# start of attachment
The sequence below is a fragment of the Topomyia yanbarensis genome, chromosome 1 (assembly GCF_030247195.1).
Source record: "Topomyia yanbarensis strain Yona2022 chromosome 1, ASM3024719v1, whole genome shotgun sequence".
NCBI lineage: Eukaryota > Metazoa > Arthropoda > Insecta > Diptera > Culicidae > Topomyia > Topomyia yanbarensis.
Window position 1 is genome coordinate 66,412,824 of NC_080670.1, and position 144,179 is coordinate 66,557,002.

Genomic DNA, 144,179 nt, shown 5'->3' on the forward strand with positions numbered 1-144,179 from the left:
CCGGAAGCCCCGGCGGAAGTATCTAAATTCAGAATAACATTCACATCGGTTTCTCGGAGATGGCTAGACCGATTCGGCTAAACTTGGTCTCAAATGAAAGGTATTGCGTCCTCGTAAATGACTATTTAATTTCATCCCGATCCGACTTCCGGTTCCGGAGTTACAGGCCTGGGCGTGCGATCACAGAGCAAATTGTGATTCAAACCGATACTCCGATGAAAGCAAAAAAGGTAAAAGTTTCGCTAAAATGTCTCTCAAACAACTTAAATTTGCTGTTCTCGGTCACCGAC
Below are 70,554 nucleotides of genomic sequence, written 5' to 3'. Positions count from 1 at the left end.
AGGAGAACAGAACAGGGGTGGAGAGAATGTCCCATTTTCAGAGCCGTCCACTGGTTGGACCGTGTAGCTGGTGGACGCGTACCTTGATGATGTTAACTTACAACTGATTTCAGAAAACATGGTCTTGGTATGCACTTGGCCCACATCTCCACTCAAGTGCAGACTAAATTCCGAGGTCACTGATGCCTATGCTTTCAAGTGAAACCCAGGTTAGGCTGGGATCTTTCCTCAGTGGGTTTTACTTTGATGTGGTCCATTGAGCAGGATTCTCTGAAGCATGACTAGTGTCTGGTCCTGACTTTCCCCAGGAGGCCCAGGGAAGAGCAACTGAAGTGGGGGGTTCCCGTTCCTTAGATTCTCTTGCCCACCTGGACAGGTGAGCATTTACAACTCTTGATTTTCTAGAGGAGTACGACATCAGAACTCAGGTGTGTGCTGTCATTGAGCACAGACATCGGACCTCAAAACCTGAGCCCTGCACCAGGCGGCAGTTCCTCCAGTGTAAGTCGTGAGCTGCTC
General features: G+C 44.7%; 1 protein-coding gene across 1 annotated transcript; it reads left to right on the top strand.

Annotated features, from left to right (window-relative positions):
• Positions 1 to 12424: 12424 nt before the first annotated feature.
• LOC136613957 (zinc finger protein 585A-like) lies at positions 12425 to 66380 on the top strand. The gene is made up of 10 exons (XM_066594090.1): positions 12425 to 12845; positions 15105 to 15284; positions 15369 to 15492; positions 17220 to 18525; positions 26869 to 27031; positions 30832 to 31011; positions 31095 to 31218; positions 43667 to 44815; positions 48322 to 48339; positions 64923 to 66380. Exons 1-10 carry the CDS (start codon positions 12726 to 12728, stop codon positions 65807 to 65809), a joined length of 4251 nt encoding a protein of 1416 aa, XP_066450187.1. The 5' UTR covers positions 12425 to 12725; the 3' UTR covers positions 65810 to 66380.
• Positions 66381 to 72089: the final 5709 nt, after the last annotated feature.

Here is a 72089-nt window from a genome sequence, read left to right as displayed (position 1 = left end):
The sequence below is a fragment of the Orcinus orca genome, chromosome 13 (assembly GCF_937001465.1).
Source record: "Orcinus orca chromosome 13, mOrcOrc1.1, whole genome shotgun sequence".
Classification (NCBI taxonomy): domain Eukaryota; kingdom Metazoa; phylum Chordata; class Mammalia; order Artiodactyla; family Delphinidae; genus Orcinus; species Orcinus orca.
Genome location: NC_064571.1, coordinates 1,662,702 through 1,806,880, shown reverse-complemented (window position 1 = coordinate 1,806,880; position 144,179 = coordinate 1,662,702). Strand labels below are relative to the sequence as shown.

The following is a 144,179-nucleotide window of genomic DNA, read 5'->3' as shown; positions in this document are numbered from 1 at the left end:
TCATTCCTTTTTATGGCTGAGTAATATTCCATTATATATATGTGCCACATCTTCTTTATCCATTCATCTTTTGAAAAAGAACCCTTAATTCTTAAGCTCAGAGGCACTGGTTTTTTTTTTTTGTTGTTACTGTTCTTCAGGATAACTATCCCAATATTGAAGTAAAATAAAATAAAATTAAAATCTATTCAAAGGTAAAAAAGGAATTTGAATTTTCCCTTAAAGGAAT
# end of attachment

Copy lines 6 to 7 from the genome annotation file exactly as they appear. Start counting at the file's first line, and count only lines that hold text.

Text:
CCGGAAGCCCCGGCGGAAGTATCTAAATTCAGAATAACATTCACATCGGTTTCTCGGAGATGGCTAGACCGATTCGGCTAAACTTGGTCTCAAATGAAAGGTATTGCGTCCTCGTAAATGACTATTTAATTTCATCCCGATCCGACTTCCGGTTCCGGAGTTACAGGCCTGGGCGTGCGATCACAGAGCAAATTGTGATTCAAACCGATACTCCGATGAAAGCAAAAAAGGTAAAAGTTTCGCTAAAATGTCTCTCAAACAACTTAAATTTGCTGTTCTCGGTCACCGAC
Below are 70,554 nucleotides of genomic sequence, written 5' to 3'. Positions count from 1 at the left end.